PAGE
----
U.S. Representative Peter King is holding another hearing in Washington today on “radicalization” in Muslim communities in America, with a focus on the Somali-Community. Now when Al-Shabaab tries to recruit our youth here to fight their battles there — and sadly, sometimes succeeds in doing so — we take it very seriously: indeed, Minneapolis’ large and vibrant Somali community has been bravely dealing with this problem head-on for years, and I fully support their efforts to do so. But Minneapolis is proud to be home to a complex, many-sided Somali community that has many American success stories to tell, stories of which everyone can be proud.
Minneapolis is home to Mohamed Jama, Said Barre and Kafiya Ahmed, all young people who have interned in my office through Minneapolis’ STEP-UP jobs program. They are just a few of the scores of Somali youth who have gained meaningful employment through STEP-UP and are mapping out their own paths to success. Mohamed tells me he’s going to move into my office when he becomes mayor someday, and I don’t doubt it for a second.
Minneapolis is home to Sadia Abdi, an entrepreneur whose fantastic hot sauces are now available at farmers’ markets and groceries across Minneapolis — and whose business is growing fast. Sadia grew up in Somalia and came to Minneapolis via a refugee camp, where she gave birth to her children. She has never stopped turning her American Dream into reality. I’m proud that the City of Minneapolis has supported her business through low-interest loans, including the Alternative Financing Program that is specially designed to help Muslim entrepreneurs, a majority of them women, and has helped leverage private investment that has created or retained over 120 jobs.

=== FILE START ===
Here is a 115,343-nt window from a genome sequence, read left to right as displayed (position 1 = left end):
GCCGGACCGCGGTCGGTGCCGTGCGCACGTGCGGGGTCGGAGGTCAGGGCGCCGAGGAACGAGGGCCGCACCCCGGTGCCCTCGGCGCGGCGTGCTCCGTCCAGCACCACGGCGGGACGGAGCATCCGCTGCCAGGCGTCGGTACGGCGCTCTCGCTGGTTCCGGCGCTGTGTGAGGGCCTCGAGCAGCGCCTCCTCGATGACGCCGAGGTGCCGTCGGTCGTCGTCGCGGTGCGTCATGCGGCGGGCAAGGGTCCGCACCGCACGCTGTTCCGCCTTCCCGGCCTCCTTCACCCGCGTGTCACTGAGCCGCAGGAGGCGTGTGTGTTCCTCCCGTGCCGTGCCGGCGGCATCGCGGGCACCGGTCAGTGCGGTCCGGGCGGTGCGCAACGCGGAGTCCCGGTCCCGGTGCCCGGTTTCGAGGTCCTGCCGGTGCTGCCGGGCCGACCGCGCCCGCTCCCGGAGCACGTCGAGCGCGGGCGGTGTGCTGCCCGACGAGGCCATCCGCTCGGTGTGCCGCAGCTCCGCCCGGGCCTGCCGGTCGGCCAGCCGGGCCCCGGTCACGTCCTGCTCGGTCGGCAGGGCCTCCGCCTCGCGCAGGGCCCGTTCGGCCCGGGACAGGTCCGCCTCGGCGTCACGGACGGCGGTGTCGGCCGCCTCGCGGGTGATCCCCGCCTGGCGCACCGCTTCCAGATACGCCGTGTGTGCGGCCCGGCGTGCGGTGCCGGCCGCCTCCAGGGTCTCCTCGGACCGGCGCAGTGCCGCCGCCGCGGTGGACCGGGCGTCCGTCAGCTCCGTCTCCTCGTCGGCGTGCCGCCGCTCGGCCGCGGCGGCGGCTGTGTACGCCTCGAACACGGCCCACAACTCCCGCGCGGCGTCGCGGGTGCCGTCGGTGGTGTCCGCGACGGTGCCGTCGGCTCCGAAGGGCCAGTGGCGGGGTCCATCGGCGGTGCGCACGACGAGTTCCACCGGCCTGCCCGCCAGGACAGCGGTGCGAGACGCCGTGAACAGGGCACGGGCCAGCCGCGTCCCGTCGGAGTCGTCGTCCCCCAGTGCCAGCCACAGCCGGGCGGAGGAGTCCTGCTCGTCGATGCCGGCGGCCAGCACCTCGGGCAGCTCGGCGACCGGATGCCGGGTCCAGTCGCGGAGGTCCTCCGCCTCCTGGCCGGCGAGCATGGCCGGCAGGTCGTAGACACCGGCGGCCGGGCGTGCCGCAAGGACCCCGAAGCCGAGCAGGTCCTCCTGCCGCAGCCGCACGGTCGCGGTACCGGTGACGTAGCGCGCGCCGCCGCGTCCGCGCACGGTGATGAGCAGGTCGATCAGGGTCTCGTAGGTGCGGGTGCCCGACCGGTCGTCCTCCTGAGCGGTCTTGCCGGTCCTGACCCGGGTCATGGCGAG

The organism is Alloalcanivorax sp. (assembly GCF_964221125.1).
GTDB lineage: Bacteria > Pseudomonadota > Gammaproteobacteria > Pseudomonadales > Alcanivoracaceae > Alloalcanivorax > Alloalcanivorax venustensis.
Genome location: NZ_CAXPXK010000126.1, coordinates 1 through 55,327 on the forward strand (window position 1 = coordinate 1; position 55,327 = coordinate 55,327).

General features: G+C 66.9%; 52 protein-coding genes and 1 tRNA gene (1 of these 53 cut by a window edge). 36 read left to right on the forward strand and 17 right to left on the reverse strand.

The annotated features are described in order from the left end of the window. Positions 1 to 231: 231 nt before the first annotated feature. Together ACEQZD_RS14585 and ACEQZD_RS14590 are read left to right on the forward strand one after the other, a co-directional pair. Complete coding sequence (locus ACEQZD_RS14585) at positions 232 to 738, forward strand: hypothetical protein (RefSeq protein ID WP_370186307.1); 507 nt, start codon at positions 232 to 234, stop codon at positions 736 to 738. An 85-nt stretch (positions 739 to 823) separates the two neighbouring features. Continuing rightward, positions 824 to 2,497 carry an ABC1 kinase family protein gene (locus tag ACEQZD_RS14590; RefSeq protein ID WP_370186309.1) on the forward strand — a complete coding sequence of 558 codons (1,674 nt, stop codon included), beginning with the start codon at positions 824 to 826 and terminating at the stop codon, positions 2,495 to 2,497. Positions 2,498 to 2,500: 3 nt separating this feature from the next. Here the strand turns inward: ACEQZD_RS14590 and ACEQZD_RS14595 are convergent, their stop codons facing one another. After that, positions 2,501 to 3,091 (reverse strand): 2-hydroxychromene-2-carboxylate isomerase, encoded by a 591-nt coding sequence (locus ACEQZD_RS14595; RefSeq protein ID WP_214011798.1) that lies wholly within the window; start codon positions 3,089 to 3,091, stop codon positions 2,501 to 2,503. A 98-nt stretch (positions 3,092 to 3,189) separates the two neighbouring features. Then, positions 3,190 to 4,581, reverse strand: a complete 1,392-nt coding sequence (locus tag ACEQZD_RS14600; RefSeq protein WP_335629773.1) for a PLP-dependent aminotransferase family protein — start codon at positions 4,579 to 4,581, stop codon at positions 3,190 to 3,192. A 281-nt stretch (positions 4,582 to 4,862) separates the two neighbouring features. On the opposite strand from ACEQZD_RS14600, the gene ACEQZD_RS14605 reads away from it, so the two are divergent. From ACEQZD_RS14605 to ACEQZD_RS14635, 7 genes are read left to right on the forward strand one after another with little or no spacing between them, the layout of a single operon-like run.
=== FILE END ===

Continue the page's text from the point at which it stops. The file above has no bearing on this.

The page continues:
Minneapolis is home to Hussein Samatar, the director of the African Development Center, which helps immigrant entrepreneurs and teaches financial literacy. Since January of this year, Hussein has also been the first Somali-American elected official anywhere in America, serving our community on the Minneapolis School Board. Hussein came to America as a trained economist speaking four languages, taught himself English, got an M.B.A. and has become a strong leader not just in the Somali community, but for all of Minneapolis.
And Minneapolis is home to the exciting new initiative Neighbors for Nations, a partnership between the Somali community and the internationally-respected American Refugee Committee, for whom Minneapolis is also home. Neighbors for Nations harnesses the community’s desire not only to alleviate suffering in Somalia, but to contribute to building a sustainable future for that country.
Youth striving for education and good careers, entrepreneurs striving for success, community members striving to give back: these deeply American stories unfold every day in Minneapolis’ Somali community.
Yes, the community faces tough challenges, including the recruitment of young men for violence and the famine in Somalia right now: it is working hard to address them, and all Minnesotans and all Americans should support them as they do so. But we cannot allow even the most serious challenges to obscure the community’s many contributions and successes. As mayor, I’m proud that Somalis call Minneapolis home.
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